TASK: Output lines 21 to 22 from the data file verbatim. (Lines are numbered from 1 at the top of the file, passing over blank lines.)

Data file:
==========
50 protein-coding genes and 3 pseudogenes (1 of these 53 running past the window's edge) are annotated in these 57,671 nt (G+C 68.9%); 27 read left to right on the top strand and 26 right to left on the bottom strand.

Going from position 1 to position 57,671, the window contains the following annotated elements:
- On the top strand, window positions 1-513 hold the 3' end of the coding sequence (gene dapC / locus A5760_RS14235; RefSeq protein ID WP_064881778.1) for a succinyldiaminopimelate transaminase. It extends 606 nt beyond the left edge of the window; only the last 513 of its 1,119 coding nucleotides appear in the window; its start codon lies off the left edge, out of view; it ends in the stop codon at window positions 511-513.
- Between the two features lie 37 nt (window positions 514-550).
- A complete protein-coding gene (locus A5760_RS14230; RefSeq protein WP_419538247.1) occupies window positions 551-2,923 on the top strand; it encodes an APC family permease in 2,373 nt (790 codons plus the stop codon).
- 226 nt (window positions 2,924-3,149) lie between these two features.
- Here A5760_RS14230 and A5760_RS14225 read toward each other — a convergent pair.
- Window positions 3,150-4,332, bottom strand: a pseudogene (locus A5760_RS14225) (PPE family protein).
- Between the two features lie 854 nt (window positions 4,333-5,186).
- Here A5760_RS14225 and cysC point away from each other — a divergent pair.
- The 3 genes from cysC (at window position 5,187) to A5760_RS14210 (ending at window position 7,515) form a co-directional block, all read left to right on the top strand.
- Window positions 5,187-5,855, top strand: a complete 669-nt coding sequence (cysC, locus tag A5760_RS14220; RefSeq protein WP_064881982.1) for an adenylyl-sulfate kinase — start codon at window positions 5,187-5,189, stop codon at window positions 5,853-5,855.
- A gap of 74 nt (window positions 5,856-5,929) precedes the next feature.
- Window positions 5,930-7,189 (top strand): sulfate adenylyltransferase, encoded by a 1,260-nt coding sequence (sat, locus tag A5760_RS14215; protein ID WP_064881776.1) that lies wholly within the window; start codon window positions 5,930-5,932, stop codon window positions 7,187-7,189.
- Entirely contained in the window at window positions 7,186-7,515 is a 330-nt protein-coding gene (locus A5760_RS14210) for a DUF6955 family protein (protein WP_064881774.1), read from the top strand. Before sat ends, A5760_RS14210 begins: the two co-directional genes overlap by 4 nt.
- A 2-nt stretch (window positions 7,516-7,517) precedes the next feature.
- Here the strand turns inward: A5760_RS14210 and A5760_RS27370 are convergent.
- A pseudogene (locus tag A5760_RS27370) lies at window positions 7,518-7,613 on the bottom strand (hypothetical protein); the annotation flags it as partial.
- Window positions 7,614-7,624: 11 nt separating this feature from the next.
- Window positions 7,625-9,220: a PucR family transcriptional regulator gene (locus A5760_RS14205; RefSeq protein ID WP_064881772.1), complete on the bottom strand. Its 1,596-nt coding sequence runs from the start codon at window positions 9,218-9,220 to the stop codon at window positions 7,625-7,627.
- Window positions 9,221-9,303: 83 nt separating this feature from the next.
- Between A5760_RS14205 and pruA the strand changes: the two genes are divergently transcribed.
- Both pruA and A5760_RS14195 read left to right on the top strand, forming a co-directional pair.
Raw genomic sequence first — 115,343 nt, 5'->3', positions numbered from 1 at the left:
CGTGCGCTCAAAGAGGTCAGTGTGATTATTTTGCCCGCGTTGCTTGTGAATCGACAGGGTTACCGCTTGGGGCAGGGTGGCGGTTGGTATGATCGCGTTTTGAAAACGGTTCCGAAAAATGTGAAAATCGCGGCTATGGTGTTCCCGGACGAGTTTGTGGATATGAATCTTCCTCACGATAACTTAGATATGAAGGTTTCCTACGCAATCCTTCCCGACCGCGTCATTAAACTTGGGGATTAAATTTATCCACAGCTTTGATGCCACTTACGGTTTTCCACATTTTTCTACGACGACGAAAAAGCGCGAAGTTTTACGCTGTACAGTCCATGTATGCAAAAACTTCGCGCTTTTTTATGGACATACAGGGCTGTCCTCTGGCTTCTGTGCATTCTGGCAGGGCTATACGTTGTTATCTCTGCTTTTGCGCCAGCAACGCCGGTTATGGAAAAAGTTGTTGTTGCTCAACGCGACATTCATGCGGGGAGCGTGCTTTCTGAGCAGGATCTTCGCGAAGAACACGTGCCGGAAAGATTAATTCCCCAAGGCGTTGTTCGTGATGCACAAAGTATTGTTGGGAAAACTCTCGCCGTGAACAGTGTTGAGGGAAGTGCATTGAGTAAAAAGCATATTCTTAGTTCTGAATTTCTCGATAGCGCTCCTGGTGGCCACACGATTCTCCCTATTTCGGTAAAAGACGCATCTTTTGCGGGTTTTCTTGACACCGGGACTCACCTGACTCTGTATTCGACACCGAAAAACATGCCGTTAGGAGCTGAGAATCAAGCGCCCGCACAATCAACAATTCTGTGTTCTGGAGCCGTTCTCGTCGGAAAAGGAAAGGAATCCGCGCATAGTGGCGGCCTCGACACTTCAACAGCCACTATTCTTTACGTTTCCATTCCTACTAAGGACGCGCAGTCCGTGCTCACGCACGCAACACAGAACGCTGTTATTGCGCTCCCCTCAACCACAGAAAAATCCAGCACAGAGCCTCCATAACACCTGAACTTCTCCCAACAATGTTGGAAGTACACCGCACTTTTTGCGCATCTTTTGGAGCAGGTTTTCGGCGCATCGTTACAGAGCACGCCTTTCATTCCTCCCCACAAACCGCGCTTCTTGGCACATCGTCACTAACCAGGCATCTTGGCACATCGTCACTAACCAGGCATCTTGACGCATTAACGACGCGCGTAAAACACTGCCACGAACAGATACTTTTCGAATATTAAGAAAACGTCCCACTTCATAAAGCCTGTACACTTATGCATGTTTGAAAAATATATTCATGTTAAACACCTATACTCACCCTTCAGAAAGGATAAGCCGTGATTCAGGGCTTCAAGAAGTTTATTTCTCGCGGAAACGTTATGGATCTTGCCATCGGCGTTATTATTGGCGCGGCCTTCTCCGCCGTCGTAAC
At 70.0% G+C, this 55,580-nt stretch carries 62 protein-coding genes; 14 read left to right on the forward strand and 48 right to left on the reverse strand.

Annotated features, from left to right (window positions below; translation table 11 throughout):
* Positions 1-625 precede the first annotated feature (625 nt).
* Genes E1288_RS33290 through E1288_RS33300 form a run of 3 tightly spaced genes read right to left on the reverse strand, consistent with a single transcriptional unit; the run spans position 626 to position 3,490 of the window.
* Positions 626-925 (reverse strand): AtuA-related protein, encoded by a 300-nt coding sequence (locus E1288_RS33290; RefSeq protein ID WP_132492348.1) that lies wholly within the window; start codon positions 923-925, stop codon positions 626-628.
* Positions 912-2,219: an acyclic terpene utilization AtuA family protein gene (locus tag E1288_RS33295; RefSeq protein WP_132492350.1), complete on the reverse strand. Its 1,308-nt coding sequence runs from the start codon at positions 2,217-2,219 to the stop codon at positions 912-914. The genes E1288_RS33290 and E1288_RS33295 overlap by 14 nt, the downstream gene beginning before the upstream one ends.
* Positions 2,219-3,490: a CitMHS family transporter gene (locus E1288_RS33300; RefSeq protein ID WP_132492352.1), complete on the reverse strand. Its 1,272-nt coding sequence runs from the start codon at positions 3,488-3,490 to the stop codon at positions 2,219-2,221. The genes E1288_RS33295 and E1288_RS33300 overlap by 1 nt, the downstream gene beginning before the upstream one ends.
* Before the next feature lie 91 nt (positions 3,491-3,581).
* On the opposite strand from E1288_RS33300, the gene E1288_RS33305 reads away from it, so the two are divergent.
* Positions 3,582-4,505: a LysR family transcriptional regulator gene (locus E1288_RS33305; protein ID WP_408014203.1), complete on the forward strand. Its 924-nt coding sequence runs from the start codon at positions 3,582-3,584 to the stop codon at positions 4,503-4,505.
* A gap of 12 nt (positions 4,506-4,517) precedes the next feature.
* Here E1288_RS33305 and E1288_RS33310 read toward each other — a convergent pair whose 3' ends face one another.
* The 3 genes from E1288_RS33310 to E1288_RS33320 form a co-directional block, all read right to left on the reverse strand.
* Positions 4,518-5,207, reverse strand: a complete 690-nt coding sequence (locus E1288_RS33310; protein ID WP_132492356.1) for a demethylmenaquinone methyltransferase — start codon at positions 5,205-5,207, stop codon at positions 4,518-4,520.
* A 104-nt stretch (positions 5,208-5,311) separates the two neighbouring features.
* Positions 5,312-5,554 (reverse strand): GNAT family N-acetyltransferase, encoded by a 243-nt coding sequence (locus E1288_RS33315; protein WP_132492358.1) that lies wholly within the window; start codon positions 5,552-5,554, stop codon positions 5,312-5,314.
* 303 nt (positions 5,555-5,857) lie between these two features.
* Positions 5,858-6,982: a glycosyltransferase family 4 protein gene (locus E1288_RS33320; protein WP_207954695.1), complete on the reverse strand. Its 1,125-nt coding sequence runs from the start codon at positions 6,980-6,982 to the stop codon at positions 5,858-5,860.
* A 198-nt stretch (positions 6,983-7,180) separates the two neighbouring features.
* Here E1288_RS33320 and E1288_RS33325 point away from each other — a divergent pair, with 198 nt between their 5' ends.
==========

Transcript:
- Window positions 9,221-9,303: 83 nt separating this feature from the next.
- Between A5760_RS14205 and pruA the strand changes: the two genes are divergently transcribed.